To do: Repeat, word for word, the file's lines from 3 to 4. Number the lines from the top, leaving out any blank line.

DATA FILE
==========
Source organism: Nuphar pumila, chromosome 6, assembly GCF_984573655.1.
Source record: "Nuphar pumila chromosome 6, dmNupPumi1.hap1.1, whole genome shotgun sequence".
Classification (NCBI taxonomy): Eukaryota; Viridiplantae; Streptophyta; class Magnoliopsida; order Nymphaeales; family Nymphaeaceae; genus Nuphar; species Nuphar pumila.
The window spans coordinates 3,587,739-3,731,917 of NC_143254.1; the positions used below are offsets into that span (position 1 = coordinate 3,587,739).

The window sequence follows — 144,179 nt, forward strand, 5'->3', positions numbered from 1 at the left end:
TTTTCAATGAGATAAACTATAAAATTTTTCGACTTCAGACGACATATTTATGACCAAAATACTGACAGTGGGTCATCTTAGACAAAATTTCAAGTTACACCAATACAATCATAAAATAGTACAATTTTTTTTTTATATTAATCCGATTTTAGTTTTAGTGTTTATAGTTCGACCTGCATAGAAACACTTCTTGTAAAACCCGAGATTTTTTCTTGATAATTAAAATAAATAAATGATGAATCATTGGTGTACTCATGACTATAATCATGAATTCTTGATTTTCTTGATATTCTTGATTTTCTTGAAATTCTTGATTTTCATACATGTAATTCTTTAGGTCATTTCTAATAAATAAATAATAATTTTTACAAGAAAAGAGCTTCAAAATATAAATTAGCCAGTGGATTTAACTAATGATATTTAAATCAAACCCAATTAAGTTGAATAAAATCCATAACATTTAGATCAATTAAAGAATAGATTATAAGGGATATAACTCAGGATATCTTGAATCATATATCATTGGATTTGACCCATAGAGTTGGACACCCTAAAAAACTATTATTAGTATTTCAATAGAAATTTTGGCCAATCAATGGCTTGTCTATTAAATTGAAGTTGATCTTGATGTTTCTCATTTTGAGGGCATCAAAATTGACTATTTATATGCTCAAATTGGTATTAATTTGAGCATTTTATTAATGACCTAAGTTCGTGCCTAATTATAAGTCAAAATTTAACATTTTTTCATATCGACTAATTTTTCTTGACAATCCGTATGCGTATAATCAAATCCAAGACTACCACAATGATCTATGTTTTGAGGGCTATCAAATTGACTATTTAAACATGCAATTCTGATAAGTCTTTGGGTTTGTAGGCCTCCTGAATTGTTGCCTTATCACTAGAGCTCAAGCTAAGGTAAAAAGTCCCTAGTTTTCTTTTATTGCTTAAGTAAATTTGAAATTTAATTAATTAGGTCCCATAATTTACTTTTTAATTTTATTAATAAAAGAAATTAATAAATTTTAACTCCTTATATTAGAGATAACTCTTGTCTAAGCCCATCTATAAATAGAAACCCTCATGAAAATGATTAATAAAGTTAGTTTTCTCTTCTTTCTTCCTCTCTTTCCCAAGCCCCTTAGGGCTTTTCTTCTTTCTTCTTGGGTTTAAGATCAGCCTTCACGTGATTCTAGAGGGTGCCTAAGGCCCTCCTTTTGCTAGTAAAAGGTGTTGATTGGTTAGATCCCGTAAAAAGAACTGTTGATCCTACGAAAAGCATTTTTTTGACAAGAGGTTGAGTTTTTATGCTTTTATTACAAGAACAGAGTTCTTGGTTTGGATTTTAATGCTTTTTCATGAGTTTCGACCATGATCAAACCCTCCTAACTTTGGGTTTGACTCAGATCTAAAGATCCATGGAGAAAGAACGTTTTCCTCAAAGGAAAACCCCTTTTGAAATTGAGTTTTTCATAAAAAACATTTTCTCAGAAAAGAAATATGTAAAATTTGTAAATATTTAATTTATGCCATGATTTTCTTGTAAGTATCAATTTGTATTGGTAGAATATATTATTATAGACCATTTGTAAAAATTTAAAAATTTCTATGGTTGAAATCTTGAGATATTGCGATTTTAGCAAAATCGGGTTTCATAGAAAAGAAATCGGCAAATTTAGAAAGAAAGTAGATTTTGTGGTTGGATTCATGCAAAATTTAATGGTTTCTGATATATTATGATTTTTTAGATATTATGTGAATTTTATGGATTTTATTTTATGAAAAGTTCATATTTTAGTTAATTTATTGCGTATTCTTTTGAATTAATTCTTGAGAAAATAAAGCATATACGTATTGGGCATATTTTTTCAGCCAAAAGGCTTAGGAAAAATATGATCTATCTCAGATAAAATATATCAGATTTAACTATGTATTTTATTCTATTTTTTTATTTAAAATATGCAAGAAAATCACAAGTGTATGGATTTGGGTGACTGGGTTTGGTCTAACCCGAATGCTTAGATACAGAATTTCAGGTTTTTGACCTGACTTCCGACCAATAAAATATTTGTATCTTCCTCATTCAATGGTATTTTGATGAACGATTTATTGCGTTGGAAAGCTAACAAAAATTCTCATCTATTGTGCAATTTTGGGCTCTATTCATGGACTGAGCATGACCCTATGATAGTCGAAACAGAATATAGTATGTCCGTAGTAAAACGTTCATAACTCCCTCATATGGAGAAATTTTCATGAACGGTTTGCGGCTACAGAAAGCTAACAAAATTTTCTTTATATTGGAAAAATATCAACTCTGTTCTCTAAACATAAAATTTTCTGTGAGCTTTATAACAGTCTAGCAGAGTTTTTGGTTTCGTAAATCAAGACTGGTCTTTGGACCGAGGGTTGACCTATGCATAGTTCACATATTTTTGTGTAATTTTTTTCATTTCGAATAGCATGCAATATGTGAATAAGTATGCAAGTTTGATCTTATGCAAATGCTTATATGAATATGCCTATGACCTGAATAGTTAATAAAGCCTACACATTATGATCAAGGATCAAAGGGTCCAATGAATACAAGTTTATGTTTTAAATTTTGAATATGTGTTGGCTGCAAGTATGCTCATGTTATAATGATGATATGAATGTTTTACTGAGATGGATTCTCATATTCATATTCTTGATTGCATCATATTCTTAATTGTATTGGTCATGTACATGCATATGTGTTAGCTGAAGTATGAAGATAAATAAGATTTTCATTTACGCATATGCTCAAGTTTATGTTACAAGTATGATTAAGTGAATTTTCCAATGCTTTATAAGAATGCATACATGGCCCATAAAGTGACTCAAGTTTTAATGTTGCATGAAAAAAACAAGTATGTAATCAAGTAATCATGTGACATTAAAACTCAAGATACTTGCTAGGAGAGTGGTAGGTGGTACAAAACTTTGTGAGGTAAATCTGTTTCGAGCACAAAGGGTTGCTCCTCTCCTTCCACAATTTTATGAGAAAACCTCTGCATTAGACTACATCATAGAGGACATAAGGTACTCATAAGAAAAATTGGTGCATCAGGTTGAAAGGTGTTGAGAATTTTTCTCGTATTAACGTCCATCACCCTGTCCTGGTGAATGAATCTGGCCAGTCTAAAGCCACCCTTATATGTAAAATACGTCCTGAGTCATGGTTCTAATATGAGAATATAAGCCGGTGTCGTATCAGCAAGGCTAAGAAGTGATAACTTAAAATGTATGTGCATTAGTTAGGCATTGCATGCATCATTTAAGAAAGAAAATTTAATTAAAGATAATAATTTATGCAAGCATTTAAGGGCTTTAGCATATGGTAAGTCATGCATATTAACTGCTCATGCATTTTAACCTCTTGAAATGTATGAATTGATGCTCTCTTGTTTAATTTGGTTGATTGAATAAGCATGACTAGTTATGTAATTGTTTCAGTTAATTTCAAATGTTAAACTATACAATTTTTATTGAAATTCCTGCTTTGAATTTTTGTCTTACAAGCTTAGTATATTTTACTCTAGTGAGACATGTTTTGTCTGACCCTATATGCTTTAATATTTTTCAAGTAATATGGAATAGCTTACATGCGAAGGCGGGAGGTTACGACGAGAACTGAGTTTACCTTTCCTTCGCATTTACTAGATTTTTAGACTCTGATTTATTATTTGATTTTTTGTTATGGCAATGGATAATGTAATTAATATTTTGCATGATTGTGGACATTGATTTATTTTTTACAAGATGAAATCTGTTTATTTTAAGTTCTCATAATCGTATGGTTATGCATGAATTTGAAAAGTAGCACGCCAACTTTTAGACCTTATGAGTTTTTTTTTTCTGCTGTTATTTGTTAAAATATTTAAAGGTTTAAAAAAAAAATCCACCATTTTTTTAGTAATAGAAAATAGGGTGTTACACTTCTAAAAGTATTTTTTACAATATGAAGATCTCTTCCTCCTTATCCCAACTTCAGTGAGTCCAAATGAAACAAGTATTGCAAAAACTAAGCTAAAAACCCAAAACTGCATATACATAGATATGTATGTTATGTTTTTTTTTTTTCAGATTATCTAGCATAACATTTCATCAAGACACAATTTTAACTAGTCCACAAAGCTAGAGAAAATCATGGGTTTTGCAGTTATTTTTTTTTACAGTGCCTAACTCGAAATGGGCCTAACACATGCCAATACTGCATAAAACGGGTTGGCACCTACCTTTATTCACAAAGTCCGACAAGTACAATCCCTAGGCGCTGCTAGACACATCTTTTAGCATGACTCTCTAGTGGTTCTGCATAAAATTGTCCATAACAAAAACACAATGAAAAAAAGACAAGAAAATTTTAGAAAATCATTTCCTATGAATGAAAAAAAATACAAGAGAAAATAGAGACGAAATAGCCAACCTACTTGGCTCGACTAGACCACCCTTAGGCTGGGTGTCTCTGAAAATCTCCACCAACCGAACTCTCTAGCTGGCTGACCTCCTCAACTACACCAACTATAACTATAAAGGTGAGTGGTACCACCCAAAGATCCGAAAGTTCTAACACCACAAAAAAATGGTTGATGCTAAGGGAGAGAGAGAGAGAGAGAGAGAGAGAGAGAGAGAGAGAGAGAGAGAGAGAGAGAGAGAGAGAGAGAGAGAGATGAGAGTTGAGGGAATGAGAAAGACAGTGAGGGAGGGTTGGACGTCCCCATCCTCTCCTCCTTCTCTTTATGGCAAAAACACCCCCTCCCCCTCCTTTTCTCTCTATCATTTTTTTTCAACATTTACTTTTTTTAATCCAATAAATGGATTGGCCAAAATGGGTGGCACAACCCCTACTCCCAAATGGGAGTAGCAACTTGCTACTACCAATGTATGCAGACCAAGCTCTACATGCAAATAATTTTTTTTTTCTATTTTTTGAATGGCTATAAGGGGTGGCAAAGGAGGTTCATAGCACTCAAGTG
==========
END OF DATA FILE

Classification (NCBI taxonomy): Eukaryota; Viridiplantae; Streptophyta; class Magnoliopsida; order Nymphaeales; family Nymphaeaceae; genus Nuphar; species Nuphar pumila.
The window spans coordinates 3,587,739-3,731,917 of NC_143254.1; the positions used below are offsets into that span (position 1 = coordinate 3,587,739).